Jlin, Philip Glass, Danny Elfman contribute pieces to Third Coast Percussion : Deceptive Cadence On a new album, the most accessible so far, the Grammy-winning group reaches out to an EDM wizard, a famous film score composer and Philip Glass.

Third Coast Percussion's borderless music finds inspiration in fleet-footed beats

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ADRIAN FLORIDO, HOST:

There's a style of electronic music and dance known as footwork.

(SOUNDBITE OF SONG, "PARTY MOTION")

UNIDENTIFIED SINGER: (Singing) Come on, girl. Come on, girl. Come on, girl - party motion. Come on, girl. Come on, girl. Come on, girl.

FLORIDO: This might sound completely disconnected from classical music, but the Grammy-winning classical group Third Coast Percussion embraces the footwork sound in a new album, "Perspectives," which features four world-premiere recordings. Our reviewer, NPR's Tom Huizenga, has been listening.

TOM HUIZENGA, BYLINE: Footwork is the hyper beat music born in Chicago's underground dance competitions and house parties in the late 1990s. On Third Coast Percussion's new album, the style undergoes a mesmerizing transformation in "Perspective," a seven-movement suite that calls for more than 30 instruments.

(SOUNDBITE OF THIRD COAST PERCUSSION'S "PERSPECTIVE: II. OBSCURE")

HUIZENGA: This music, at about 150 beats per minute, is by Jerrilynn Patton, a footwork fan who began slicing up her own electronic beats at her parent's home in Gary, Ind. She was working in a steel mill when her debut album made her an overnight sensation in 2015, although she says she's tired of journalists trotting out that story. Going by Jlin, the electronic artist has absorbed footwork but turned it inside out for her collaboration with Third Coast Percussion. Listen to how metal bowls filled with water help lay down a woozy groove.

(SOUNDBITE OF THIRD COAST PERCUSSION & JLIN'S "PERSPECTIVE: III. DERIVATIVE")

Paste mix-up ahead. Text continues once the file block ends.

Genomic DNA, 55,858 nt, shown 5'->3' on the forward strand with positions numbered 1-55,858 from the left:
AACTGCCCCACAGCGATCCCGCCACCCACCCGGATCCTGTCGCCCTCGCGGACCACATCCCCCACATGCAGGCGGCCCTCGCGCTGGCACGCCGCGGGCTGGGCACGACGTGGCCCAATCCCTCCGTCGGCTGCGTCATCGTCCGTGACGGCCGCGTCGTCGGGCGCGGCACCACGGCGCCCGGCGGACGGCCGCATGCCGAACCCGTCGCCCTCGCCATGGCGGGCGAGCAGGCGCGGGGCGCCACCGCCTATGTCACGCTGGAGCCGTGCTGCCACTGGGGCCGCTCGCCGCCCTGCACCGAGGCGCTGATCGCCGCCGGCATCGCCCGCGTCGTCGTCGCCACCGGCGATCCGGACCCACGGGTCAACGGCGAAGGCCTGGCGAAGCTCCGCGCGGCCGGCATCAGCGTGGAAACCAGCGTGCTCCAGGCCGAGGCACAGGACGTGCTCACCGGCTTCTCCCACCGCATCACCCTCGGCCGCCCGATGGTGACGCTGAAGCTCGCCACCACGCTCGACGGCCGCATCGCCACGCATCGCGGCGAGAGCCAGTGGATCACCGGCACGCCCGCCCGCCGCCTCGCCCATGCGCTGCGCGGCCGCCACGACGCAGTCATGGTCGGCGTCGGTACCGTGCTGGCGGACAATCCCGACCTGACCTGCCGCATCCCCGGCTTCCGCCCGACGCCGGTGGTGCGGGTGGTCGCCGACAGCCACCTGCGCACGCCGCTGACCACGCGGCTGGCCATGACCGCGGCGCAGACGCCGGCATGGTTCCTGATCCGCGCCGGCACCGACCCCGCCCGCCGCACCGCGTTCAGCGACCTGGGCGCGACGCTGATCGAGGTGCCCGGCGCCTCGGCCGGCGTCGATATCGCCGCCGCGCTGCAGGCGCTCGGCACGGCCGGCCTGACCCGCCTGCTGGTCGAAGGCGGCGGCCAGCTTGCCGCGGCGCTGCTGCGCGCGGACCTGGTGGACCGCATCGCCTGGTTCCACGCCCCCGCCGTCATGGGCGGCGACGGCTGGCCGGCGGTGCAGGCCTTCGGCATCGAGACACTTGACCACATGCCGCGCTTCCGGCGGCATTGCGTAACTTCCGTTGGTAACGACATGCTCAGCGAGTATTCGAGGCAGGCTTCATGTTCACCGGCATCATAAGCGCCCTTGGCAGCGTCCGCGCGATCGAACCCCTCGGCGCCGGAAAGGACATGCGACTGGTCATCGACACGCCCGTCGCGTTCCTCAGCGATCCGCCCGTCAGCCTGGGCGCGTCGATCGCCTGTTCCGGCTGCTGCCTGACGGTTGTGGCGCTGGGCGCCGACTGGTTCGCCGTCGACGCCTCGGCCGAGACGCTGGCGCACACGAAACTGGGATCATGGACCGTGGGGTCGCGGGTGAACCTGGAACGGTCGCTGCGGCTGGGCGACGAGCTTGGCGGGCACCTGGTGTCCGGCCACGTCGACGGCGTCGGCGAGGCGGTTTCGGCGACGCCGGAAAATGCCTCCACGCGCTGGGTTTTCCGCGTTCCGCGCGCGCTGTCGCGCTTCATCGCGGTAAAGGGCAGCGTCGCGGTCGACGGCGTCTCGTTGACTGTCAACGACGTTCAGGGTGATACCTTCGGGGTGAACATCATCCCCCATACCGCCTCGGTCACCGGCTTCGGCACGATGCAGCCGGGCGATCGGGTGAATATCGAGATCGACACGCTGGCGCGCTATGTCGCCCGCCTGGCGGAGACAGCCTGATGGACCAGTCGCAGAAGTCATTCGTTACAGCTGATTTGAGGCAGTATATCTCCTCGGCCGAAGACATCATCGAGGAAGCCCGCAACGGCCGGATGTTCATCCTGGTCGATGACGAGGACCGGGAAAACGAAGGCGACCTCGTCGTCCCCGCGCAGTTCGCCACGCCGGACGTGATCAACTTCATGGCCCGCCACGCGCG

HUIZENGA: Another unconventional partnership on the album finds Third Coast Percussion composing music with a pair of flutists who go by the name of Flutronix. Their piece "Rubix" opens with punchy flutes dancing over a chilled-out vibraphone.

(SOUNDBITE OF THIRD COAST PERCUSSION & FLUTRONIX'S "RUBIX: I. GO")

HUIZENGA: There's one more combo on "Perspectives" that may surprise you, and it comes courtesy of Danny Elfman. You might know him as the frontman for the peculiar '80s rock band Oingo Boingo or better yet by his nearly 100 film scores for movies like "Edward Scissorhands" and "Good Will Hunting." For the Third Coast musicians, he composed a piece simply called "Percussion Quartet." And unlike a lot of academic music for percussion ensembles, Elfman makes his quartet sing sweetly.

(SOUNDBITE OF THIRD COAST PERCUSSION & DANNY ELFMAN'S "PERCUSSION QUARTET: II. -)

HUIZENGA: It says a lot about this group's commitment to brand-new music when the oldest piece on the album is from 1988. Philip Glass' "Metamorphosis No. 1," originally for solo piano, undergoes an expansive renovation here, complete with vibes, marimba, melodica, synthesizer and a positively glittering glockenspiel.

(SOUNDBITE OF THIRD COAST PERCUSSION'S "METAMORPHOSIS NO. 1")

HUIZENGA: The whole concept of an ensemble of percussionists is less than 100 years old. Third Coast Percussion, with albums like this, continues to push percussion into new directions, blurring musical boundaries and beguiling new listeners.

FLORIDO: The album is "Perspectives" by Third Coast Percussion. Our reviewer is NPR's Tom Huizenga.

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